It began - as success stories often do - almost by accident.
The year was 1985, and Donna Bishop had just moved to Boston. "The first day I was here," She remembers, "I counted 45 cats in my backyard. I decided I would just get the cats spayed and neutered and find them hones. Well, I didn't know what I was getting myself into."
Indeed, what ensued was a progression of events in which fate swept Donna up in its strong grasp, took advantage of her compassion and often na?ve ideas and taught her everything she would need to know to pursue the grand mission that had called her.
In 1985, Donna knew nothing of feral cats or the concept of spaying or neutering and then releasing them, but she soon became an expert at trapping even the most wary animals and having them altered - 90 cats within her first year and a half. "In the beginning, I thought I could just lure them in and eventually tame them," she says, "I had a lot of ideas that didn't turn out to be right."
But fate was not content to leave Donna with her self-taught expertise. She began to earn a reputation as an expert in this endeavor. "Over time, I began to learn that my neighborhood was not the only one having this problem," she says, "People started to call and ask if I could help them with their feral cats. I did, of course, because I want to help any cat, any place. Little by little, it just sort of took over my life."
The result was the formation of Alliance for Animals in 1988, a nonprofit animal welfare group that primarily serves Boston's inner-city areas. Donna, and others who were doing similar rescue work, joined together and founded an organization that has since filled a gap in Boston's inner city, which had previously lacked such services for the countless cats residing there.
Today, AfA runs a no-kill shelter that takes in cats, particularly older ones other organization may not want. It also operates the AfA Mobile Action Clinic, a high-volume, low-cost spay/neuter clinic, which includes a shuttle service to ensure that no animal goes unaltered. In addition, the AfA adoption program has been responsible for the placement of thousands of cats through the years. "We're probably the most demanding regarding adoption," says Donna, AfA's executive director. "Some people get mad at us, but when you rescue a cat, you want to make sure you've really rescued it."
AfA has also launched a program with Tufts University School of Veterinary Medicine, where feral cats are taken for free spaying and neutering - and any other necessary medical treatment - by fourth year veterinary students. This benefits the cats as well as the fledging veterinarians by offering them surgical practice, and it just may inspire them to continue to participate in such causes after graduation.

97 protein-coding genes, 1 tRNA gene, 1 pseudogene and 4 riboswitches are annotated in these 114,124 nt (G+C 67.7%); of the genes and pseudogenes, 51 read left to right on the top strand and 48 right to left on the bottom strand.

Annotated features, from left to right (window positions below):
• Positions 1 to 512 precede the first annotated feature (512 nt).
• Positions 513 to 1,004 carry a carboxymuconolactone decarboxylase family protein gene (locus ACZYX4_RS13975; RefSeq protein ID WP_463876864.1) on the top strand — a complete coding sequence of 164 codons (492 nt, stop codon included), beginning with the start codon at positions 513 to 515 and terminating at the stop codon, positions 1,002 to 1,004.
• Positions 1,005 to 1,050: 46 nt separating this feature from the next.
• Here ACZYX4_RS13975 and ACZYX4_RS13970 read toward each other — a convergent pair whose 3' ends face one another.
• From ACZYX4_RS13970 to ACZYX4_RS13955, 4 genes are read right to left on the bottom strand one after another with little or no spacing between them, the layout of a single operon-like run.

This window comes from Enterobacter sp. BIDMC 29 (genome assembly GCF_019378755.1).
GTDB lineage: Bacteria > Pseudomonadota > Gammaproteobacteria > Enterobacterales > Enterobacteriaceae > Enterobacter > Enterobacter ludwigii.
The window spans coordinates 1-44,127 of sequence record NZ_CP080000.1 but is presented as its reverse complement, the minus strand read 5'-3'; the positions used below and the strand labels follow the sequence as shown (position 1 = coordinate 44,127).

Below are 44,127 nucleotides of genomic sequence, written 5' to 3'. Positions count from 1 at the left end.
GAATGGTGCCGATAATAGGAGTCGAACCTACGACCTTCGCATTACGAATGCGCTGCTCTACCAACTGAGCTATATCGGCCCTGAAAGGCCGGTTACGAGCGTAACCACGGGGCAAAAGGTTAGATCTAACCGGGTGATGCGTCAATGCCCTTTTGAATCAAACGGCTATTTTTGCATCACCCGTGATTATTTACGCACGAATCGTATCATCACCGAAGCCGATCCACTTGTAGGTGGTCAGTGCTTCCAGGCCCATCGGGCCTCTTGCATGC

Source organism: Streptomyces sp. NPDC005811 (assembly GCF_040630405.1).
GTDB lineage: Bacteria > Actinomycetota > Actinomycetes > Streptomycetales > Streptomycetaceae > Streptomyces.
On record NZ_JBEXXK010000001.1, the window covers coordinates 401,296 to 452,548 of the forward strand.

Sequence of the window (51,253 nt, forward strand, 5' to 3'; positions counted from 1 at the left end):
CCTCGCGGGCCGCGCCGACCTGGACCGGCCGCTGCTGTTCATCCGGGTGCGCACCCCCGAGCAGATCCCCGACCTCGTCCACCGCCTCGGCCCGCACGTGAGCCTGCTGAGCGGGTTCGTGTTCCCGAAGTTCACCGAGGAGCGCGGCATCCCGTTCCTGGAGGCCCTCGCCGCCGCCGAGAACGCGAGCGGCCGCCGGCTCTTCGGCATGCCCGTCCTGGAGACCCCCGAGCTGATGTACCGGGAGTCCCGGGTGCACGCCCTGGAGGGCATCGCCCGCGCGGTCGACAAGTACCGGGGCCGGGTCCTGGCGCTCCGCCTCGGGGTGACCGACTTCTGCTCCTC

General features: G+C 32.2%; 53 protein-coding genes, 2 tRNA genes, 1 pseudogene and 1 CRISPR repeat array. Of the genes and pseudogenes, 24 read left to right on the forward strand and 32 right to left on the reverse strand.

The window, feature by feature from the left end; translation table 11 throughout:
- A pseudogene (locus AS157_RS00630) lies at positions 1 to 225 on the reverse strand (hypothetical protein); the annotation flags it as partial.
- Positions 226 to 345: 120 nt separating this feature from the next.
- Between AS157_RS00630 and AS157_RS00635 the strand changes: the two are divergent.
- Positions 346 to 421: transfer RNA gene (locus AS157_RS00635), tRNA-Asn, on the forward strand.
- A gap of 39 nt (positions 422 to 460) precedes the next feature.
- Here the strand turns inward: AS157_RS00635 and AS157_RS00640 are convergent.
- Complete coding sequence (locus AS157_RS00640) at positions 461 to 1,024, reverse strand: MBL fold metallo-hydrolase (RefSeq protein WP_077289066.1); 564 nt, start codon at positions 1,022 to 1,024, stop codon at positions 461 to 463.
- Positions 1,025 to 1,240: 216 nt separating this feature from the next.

But the true measure of AfA's success is a public education program that is the envy of much larger, better-financed organizations. "Our goal is to educate people, because otherwise nothing changes," Donna says, "You have to be looking toward the long-term."
Education is, of course, the key to AfA's vision. "Our main goal is really be there for the community," Donna says, "There are no services in these areas whatsoever, but there's a high number of people and animals. It's densely populated and everybody has animals. We spend a lot of time out in the neighborhoods teaching people how to take care of their cats. Once people start getting involved, it changes everything. It snowballs. It's a very satisfying experience."
The snowball effect starts with AfA's informal visits to neighborhoods. Donna began by visiting the housing projects, where, in time, she became a familiar and trusted face. "Eventually, I would appoint somebody who would be the neighborhood cat feeder, the neighborhood liaison, and their job was to watch for strays and pick up abandoned cats right away so we could get them spayed and neutered and then find them a home. Or, if someone moved in with a cat who wasn't altered, the liaison would go and talk to them, and it turned out to be sort of a prestige thing. It got whole neighborhoods involved."
Especially exciting is the participation of the children. "I'm so thrilled," Donna says, "Little kids who might normally be out vandalizing something are out looking for cats instead. Little packs of kids come to us with a cat they found wandering. They all get involved and it's wonderful. It really makes a difference."
Donna names this intimate link to the community as the secret to AfA's success. "People want to do the right thing if they can just have some help, someone to talk to. So we try to be there," she says, "We're willing to be out there, to really talk to people and listen to them. It's a labor-intensive thing, but I think that's what makes the difference. You're a face, a person who's willing to listen, to go in and sit down at the kitchen table and talk about cats. I go to areas where even the police don't want to go, but the people are extremely welcoming."
Enter another lesson that fate has taught: As Donna and her fellow AfA volunteers have learned firsthand, the human love for animals transcends all artificial boundaries of color, economics and age. Internalizing this message has made AfA a success. "I don't want to make it sound like it's easy, because it's not," Donna says, "Sometimes it's a roller coaster of victories and defeats, but we're still alive, and that to me is really exciting."
--Betsy Sikora Siino--